LANDLORDS are being urged to be more flexible with their business leases or risk seeing units left empty.
The warning comes from Julie Palmer, partner at Portsmouth’s Begbies Traynor – specialists in business rescue, recovery and restructuring for troubled firms.
Mrs Palmer is making the call after seeing too many hard-pressed companies bound to contracts they cannot get out of, which force them to close down.
She said: ‘Changing market conditions mean firms, particularly professional firms, sometimes need to move.
‘In the good times, looking to impress potential clients, they have taken on plush offices in prominent locations but now find they are struggling to service their overheads and the place is simply too big for them. It’s a real problem.’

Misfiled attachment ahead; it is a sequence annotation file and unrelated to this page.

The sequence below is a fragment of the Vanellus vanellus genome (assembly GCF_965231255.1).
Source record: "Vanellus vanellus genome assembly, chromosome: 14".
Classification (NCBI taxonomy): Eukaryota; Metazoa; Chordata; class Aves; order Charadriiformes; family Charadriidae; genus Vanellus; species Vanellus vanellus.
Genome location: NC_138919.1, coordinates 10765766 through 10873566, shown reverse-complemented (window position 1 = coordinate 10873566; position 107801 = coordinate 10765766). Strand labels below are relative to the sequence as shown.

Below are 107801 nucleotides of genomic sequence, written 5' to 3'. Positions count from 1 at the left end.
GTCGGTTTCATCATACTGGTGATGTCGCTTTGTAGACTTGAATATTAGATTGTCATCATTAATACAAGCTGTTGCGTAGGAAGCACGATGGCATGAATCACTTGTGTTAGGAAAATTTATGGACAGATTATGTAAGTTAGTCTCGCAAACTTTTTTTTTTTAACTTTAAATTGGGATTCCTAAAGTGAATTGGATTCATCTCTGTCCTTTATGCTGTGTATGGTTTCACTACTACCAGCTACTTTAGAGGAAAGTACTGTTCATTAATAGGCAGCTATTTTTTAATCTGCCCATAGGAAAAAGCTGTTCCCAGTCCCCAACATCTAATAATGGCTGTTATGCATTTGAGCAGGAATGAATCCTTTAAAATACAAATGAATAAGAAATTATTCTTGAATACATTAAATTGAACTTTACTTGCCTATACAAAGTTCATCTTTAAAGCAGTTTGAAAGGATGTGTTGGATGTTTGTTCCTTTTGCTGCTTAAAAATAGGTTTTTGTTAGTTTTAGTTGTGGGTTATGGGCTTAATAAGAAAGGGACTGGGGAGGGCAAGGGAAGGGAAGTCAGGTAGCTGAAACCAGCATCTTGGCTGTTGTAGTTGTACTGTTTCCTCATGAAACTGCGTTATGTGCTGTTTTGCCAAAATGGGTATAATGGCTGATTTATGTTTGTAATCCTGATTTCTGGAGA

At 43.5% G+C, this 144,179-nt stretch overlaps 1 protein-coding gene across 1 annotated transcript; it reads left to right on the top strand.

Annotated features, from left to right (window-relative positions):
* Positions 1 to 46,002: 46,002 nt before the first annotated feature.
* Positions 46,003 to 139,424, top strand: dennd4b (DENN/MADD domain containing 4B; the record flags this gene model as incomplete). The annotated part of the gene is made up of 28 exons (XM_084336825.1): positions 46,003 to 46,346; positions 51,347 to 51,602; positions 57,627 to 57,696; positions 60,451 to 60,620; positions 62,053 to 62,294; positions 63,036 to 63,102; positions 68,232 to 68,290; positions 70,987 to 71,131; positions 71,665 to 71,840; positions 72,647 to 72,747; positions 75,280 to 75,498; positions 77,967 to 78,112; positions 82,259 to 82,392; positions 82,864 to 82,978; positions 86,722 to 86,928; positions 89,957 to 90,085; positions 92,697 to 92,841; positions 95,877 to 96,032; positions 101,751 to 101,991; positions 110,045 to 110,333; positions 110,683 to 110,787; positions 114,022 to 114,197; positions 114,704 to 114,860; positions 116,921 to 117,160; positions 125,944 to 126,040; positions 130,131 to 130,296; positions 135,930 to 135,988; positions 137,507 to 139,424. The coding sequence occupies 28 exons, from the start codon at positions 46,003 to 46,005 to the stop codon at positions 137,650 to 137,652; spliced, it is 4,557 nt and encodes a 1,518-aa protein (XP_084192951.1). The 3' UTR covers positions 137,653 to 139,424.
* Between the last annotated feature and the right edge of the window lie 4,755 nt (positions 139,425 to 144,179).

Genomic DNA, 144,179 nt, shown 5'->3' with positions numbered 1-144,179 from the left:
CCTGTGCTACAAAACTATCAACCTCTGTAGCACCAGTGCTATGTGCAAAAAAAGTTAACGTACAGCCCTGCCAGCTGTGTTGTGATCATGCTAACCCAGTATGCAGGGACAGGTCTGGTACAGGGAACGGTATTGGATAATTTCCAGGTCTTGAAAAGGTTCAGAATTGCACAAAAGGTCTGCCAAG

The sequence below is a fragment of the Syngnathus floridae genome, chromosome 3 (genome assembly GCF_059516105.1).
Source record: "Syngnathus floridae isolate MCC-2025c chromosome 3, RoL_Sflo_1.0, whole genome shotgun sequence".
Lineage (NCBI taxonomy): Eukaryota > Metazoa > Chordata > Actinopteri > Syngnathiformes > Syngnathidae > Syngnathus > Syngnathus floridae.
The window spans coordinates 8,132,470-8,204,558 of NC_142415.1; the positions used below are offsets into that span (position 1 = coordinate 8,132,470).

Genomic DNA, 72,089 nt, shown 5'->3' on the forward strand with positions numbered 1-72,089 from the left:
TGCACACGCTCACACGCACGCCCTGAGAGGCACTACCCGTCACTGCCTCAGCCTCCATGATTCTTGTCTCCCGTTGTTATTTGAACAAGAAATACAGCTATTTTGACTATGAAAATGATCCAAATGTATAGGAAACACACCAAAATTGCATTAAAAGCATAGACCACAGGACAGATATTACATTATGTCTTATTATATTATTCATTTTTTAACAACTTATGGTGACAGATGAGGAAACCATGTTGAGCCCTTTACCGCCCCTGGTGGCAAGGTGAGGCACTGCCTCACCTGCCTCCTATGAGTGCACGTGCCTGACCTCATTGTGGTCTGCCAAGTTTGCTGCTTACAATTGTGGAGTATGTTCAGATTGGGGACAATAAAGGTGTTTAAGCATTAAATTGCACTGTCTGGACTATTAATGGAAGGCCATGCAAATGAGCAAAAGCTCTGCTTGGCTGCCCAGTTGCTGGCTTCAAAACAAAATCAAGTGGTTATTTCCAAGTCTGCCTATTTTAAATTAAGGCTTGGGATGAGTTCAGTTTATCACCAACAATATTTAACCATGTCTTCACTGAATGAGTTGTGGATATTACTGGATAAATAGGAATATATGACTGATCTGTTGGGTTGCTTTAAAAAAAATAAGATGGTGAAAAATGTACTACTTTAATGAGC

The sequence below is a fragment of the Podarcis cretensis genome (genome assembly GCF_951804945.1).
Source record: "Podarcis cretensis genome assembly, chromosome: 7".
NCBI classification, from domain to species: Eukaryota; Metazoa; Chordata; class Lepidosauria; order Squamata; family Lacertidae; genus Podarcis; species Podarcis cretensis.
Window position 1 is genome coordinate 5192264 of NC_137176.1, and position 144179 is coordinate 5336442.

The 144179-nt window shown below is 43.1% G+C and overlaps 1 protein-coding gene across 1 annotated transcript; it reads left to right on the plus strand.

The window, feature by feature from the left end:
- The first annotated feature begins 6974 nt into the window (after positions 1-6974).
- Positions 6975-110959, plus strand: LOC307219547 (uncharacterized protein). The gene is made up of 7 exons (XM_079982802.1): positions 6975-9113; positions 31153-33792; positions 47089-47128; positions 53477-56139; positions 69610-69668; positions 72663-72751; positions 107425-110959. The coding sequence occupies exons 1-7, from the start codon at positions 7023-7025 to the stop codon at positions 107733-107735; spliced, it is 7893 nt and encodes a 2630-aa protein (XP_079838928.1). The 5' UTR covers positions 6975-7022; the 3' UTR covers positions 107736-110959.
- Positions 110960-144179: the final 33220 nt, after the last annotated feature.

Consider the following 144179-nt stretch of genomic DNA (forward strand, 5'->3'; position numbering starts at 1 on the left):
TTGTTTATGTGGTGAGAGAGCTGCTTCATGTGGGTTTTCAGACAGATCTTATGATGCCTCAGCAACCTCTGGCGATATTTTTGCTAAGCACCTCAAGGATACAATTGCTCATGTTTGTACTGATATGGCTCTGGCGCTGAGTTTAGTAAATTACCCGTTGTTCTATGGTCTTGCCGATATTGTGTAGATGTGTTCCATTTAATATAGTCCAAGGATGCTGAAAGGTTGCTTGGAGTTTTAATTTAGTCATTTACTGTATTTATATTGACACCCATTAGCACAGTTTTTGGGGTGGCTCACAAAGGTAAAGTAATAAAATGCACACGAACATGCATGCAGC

Landlords typically demand 10 to 15-year leases from professional firms.
Mrs Palmer said five to 10-year leases with a break clause in the middle might be more sensible, especially given the large number of empty units across the area.
‘Landlords need to choose whether to be more reasonable or accept long-term voids,’ she added.
‘It is a difficult market for landlords and if they refuse to be accommodating, resulting in the tenant going down, then it is all rather self-defeating.
‘Far better to be understanding, and try to meet the customer’s needs.
‘Better to have some money coming in, even if it means negotiating a deal, rather than none at all.’
She also urged the government to look into the issue and legislate on property contract reform if necessary.